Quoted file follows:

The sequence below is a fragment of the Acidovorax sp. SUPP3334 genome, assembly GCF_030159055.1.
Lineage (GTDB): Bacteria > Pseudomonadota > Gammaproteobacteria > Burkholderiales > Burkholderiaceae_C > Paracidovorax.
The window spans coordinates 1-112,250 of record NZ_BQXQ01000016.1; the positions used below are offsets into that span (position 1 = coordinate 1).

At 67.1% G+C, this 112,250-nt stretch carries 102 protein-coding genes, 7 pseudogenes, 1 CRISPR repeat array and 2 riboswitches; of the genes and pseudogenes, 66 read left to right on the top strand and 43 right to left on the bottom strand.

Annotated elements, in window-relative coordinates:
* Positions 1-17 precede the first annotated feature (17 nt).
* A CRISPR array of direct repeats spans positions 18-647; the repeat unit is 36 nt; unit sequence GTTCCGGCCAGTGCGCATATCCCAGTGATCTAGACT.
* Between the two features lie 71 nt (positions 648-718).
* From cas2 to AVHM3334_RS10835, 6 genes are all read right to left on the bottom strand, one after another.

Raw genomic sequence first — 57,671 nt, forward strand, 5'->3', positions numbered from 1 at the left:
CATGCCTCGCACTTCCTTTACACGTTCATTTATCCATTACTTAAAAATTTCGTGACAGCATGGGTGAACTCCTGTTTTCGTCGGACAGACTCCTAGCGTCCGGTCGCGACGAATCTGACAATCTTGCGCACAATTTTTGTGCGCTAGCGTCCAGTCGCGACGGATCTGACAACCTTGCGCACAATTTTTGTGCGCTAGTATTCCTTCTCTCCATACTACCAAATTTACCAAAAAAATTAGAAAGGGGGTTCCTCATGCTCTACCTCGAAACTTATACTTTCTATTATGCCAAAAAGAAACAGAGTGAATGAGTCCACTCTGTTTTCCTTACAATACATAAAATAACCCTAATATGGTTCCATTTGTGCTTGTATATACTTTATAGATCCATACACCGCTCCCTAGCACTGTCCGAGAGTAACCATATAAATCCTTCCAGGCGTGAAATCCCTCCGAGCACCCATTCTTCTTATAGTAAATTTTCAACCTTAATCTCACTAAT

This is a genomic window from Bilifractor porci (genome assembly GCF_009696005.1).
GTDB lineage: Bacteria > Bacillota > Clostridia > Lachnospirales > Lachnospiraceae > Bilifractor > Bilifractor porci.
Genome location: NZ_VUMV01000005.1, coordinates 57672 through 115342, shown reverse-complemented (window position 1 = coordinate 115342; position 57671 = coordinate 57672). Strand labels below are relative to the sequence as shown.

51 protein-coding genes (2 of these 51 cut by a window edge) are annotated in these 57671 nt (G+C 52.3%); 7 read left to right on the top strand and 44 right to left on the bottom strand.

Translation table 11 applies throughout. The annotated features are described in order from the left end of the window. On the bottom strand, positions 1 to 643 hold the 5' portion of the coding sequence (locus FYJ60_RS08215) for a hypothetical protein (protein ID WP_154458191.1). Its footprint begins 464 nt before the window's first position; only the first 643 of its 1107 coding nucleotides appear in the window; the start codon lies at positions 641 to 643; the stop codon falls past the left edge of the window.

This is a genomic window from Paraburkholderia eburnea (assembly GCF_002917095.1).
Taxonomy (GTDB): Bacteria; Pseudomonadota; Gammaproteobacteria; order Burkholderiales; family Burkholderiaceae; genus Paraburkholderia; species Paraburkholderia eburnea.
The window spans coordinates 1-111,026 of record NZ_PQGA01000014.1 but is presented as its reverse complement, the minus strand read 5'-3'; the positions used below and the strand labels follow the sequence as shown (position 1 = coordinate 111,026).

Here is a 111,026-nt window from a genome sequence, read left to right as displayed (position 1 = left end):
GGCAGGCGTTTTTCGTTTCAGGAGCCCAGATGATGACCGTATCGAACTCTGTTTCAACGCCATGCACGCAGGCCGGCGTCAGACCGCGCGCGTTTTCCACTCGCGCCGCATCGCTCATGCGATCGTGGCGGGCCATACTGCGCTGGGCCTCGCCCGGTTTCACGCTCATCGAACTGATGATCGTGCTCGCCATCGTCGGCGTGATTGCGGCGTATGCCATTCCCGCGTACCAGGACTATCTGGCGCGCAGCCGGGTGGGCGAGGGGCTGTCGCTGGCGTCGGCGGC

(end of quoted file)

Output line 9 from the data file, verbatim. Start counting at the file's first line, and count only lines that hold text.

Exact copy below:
* From cas2 to AVHM3334_RS10835, 6 genes are all read right to left on the bottom strand, one after another.